The Romans make a reappearance as the Doctor returns to the Games, and the story’s repetition is increased further by them actually splicing in footage shot for episode 2. It does lead to more brilliantly-shot footage of the 1917 zone though, so it’s not all bad; simple effects like placing the camera at interesting angles or situating it behind some dead branches make all the difference. I’d only be repeating myself further if I dwelled on the Doctor escaping from a firing squad again and in the exact same way, so I’ll gloss over it. It has to be said: The War Games is no easy story to review in such a linear way as this. However, with the château taken by the resistance, the plot really begins to crank up again now.

Another brilliant moment early on in episode 8, with the Doctor telling a load of guards brandishing guns “I’m not going to hurt you”. With regards to the Doctor and the War Chief knowing each other, the War Chief admits what the audience is aware of anyway – but it does lead to one of the most gripping scenes of the story, where they privately talk about their pasts with the Doctor managing to convey a haughty disdain for his people. In fact, the scene is so good that it makes me forget that it’s really just there to further the plot in an ordinary fashion; it also almost makes me forget I’ve seen after this story, as if I’m taking it all in for the first time. Is this the best expositionary scene ever? Could well be.

Hines does a comedy performance as the resistance leader (you’re just no kind of leader if you don’t have a limp). At least though the resistance starts to get organised, although in a goof with a capital Goo we see on the map that the 1917 and Roman zones are in fact nowhere near each other, let alone adjacent, throwing the end of episode 2 into confusion.

The Doctor’s apparent treachery is given an added edge by the knowledge that this is Troughton’s last story (put yourself in the position of a first time viewer); is this really the end? The Doctor and the War Chief are, as before, brilliant on screen together although the fact that the SIDRATs are breaking down does make me wonder what the War Chief would have done if the Doctor hadn’t arrived by chance. The episode’s first big scene with the War Lord about four minutes in has a guest cameo appearance from a monstrous boom mike shadow, a rare glitch in the production of this episode, but it’s all good stuff. The Doctor’s confrontation with the War Chief is well written and dramatic, but spoiled slightly by Troughton fluffing his lines (a rarity). Napier-Brown is a Mexican Ham Sandwich (OK so I just made that up, but I don’t have a lot to work with do I?), but at least James Bree bites the dust at last. On the downside, the wonderful Brayshaw goes the same way.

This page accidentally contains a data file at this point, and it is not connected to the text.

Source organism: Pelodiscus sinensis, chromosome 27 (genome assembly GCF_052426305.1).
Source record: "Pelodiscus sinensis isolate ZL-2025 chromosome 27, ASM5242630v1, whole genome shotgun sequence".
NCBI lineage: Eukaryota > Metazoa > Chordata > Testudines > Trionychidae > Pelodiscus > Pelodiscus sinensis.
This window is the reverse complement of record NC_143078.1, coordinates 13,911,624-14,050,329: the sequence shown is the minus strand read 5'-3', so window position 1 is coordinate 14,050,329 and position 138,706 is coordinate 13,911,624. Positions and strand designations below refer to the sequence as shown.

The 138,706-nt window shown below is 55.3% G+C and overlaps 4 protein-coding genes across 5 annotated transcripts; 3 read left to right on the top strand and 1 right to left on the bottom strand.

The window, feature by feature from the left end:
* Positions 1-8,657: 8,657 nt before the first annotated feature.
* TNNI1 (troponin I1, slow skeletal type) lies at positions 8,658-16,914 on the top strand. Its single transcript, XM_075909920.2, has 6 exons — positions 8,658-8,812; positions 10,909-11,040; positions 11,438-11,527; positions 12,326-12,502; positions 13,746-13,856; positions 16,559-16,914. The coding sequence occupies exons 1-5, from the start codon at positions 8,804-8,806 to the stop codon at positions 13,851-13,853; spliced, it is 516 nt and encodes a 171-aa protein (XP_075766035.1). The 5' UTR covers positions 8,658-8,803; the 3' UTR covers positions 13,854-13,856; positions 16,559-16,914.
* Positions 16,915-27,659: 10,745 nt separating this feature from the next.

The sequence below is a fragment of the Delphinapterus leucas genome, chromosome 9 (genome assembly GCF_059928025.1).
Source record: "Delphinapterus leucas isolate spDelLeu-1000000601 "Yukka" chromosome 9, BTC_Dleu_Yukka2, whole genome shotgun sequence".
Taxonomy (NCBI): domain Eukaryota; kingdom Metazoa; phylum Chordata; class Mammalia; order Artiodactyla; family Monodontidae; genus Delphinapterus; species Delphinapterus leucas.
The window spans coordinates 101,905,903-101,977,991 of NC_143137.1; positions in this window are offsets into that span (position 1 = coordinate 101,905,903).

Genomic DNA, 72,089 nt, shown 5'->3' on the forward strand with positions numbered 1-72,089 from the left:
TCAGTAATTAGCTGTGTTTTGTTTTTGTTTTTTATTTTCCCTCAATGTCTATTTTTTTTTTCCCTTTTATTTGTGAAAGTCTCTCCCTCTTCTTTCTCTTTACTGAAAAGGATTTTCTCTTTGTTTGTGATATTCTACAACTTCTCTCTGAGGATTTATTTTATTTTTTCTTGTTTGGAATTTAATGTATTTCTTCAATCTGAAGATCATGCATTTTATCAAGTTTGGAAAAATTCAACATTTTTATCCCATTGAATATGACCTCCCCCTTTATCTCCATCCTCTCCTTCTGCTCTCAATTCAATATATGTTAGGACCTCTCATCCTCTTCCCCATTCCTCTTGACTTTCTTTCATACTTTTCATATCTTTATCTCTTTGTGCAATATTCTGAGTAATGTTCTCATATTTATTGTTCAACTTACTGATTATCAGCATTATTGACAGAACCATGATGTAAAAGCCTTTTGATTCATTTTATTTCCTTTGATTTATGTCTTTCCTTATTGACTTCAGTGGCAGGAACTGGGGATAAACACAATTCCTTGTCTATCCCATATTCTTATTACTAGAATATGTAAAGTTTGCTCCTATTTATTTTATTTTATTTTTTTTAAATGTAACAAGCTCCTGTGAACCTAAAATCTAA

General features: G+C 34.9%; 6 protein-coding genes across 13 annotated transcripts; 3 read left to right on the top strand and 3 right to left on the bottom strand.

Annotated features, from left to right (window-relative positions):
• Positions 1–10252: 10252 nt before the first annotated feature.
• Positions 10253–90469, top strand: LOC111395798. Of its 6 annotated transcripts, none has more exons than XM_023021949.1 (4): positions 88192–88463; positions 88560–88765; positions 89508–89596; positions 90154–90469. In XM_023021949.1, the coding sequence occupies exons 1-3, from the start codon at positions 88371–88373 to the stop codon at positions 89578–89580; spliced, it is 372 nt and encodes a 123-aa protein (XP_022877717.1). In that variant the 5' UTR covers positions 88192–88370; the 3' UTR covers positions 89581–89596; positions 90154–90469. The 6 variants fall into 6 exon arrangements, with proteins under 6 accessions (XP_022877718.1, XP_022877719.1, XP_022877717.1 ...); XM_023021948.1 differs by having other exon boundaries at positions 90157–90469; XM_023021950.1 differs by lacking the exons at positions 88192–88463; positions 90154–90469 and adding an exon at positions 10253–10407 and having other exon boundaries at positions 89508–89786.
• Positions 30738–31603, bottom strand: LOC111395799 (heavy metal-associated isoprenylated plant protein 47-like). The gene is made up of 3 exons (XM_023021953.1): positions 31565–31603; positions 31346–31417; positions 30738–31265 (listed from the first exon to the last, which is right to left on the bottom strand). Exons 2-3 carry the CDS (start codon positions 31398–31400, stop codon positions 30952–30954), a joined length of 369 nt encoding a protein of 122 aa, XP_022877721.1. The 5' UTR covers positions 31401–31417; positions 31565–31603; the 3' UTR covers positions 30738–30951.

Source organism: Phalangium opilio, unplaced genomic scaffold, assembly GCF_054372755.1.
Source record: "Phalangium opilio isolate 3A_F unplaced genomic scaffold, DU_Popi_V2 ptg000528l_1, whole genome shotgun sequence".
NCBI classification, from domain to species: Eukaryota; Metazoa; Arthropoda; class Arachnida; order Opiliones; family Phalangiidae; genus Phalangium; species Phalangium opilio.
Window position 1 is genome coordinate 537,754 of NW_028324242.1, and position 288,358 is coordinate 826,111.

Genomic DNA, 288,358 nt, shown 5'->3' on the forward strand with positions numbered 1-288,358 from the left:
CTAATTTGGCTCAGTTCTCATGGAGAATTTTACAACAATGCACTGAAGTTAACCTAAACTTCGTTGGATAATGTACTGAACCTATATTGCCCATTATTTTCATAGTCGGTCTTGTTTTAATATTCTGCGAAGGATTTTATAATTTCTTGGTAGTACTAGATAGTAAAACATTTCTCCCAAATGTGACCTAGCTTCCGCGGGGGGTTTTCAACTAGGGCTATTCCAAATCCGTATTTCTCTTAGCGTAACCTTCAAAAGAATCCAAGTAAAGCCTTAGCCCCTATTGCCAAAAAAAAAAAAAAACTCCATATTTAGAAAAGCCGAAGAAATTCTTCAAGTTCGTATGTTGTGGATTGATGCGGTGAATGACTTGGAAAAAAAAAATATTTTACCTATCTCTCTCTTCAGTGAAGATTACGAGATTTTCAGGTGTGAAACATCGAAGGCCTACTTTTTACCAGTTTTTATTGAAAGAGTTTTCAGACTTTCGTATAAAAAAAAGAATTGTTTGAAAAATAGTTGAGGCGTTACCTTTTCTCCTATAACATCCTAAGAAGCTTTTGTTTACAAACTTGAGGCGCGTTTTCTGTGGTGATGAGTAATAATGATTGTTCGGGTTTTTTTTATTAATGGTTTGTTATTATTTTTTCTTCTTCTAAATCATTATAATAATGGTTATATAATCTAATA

The Time Lords have so much mystique in this instalment it hurts. This is perhaps when they are at their best: we can feel their awesome power but we don’t get to see them, which has the twin effect of making that power all the more terrifying while at the same time not revealing how ill-defined they are at this stage. The echoing sound effect that heralds their arrival, coupled with Madoc’s foreboding delivery of a very simple line – “they’re coming” – increases the tension no end, and it builds up to a wonderful cliffhanger.

Now we come to the final instalment, the only real challenger to An Unearthly Child to be crowned best single episode of Doctor Who. It begins slowly though: in the studio recorded TARDIS interior the actors have to resort to slow-motion acting, which is less impressive. Also, the attempts to escape in the TARDIS smack of padding, although it is nice to see footage from missing episodes like Fury From The Deep. However, splicing in a clip from The Web Of Fear causes more confusion as it then requires an explanation for why the ship is suddenly covered in web. Bernard Horsfall, one of my favourite guest actors, provides a suitably doomy and sombre voice over, but in fact the design of Gallifrey is rather drab here (even the stepping stones across the dry ice seem a bit pointless). The Time Lords, as I said, lack depth but consequently retain their aura, and it is in some ways a shame that stories like The Deadly Assassin had to make them more realistic and less impressive as a result.

The chance of escape provides a genuine ray of hope and I half found myself wishing they would get away even though I knew they didn’t, and it makes the final end of the second Doctor doubly sad. Troughton gives a final tour de force performance in his last handful of scenes, even turning some slightly trite dialogue (the scene where he lists some of his old monsters seems a bit self-congratulatory) into something special, and is another reason why he was in my eyes the best of them all: I can’t really imagine any other actor performing that scene so well. The final goodbye with Jamie and Zoe is one of the programme’s most poignant scenes ever. The overall last scene is extremely important and very enigmatic, with Troughton spinning away with his face invisible. So ends four hours – largely of nothing, but what quality nothing! Also ends Troughton’s reign, and it’s a crying shame there isn’t more of his era to see.

The War Games achieves the impossible: to have a very padded four hours that nevertheless holds attention throughout. It’s exhausting to watch and I don’t do it often, but even though I watch it so rarely it’s still a shining classic of the Troughton era, of the black and white years, and of television science-fiction.